- Raw (2016): After waiting for a long time to watch this controversial flick, I am pleased to report of my contention over the experience. In a sense it would be spoilerish to go deep into the plot, so to keep it short: nice, young vegan girl goes to French college where she gets to experience new things. Ok, she starts eating meat. Ok, it’s human meat. Taking the whole ‘college will change you’ line and giving it a completely new meaning, Raw manages to really underscore how the social pressures collide with the growing need for personal self-expression. It can be a horror story, filled with anxiety, anguish, alienation, and that’s the bullseye the movie aims at – and firmly strikes. For some obscure reason, I found it the most compelling experience of these weeks, not due to the shock value, but because it finds that line where youthful omnipotence meets cluelessness about ones very own self in a naturalistic manner. 8/10
Moving forward to two weeks ago:
- Band Aid (2017): Zoe Lister-Jones directed, wrote and starred in this little rom-com about a couple trying to make their relationship work by venting…through songs. It’s a competent piece of film-making, starring Adam Pally and the ever bizarre Fred Armisen, but in spite of its intentions and witty execution, I never really got into it very much. Might be something for the less cynical than me, though. 6/10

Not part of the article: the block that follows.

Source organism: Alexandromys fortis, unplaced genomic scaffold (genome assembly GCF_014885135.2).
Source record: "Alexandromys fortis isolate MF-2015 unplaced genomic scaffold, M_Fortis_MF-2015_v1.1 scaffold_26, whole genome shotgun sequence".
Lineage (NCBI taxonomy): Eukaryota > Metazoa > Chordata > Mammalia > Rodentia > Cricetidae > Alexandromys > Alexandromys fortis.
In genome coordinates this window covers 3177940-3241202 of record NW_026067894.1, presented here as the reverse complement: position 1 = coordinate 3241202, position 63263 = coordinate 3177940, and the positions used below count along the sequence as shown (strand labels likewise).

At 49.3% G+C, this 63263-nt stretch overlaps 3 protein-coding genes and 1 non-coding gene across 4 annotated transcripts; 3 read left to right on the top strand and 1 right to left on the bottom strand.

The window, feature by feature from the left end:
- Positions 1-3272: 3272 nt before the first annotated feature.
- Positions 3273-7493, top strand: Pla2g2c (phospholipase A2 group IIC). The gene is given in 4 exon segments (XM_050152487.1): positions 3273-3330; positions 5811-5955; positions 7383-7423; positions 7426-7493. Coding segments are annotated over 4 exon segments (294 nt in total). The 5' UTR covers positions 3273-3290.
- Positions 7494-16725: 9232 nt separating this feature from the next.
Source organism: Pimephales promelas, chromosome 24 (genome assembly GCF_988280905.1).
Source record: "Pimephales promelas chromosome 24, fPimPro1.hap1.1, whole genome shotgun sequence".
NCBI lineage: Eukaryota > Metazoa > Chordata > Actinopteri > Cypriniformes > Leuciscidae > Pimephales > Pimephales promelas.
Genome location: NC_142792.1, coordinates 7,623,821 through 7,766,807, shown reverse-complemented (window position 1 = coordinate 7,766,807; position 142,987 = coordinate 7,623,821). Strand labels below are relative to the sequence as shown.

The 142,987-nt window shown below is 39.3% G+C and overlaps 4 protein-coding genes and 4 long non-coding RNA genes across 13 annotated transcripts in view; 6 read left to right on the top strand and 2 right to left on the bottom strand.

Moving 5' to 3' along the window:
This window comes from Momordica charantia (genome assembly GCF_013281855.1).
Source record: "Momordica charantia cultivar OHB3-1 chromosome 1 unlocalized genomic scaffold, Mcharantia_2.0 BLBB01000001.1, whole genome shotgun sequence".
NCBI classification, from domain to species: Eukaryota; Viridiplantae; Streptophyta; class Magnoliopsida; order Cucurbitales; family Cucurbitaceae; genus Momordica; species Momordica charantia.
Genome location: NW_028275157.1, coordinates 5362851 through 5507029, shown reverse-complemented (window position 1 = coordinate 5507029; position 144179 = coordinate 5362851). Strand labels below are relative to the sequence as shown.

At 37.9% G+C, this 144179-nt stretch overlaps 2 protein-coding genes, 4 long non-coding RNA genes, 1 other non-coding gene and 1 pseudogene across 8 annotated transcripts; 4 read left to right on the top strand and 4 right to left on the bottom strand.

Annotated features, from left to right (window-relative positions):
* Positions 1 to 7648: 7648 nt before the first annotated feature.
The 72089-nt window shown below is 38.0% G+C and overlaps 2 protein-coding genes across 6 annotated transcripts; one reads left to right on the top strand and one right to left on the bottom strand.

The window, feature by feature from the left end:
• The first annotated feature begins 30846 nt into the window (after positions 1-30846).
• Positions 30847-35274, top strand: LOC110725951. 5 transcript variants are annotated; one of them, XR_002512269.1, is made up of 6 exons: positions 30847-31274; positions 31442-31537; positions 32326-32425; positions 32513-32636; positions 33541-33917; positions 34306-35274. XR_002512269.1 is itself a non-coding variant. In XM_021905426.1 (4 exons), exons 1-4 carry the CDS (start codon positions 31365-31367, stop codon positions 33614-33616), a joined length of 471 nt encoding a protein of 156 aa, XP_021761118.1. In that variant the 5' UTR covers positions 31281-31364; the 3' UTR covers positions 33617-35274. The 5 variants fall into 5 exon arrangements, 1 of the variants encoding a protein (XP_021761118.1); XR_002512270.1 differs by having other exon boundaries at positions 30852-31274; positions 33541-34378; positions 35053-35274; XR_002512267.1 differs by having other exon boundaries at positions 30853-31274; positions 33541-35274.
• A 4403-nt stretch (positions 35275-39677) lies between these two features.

Still two weeks ago:
- The Kid (1921): I have generally had a hard time really enjoying Chaplin. In this one, however, I managed to latch onto the short tale with more ease than expected. The gist of the story is that a poor, single woman decides to give up the baby she can’t raise and stows it away in a posh-looking car, in the hope that whatever rich family owns it, will provide the child with a good life. In a twist of fate, the car is then stolen by a couple of goons who ditch the baby in a dumpster, where Chaplin’s tramp finds him. Already this set-up felt heart-breaking and, most assuredly, life doesn’t get easier for the kid and its ‘foster parent’, as they next seen engaging in a life of petty thievery to survive. The upside of it all is that in spite of all this, they make it work as a family. It’s corny, but it works, because Chaplin taps into what I’d perceive to be human nature with ease and perspicacity. 8/10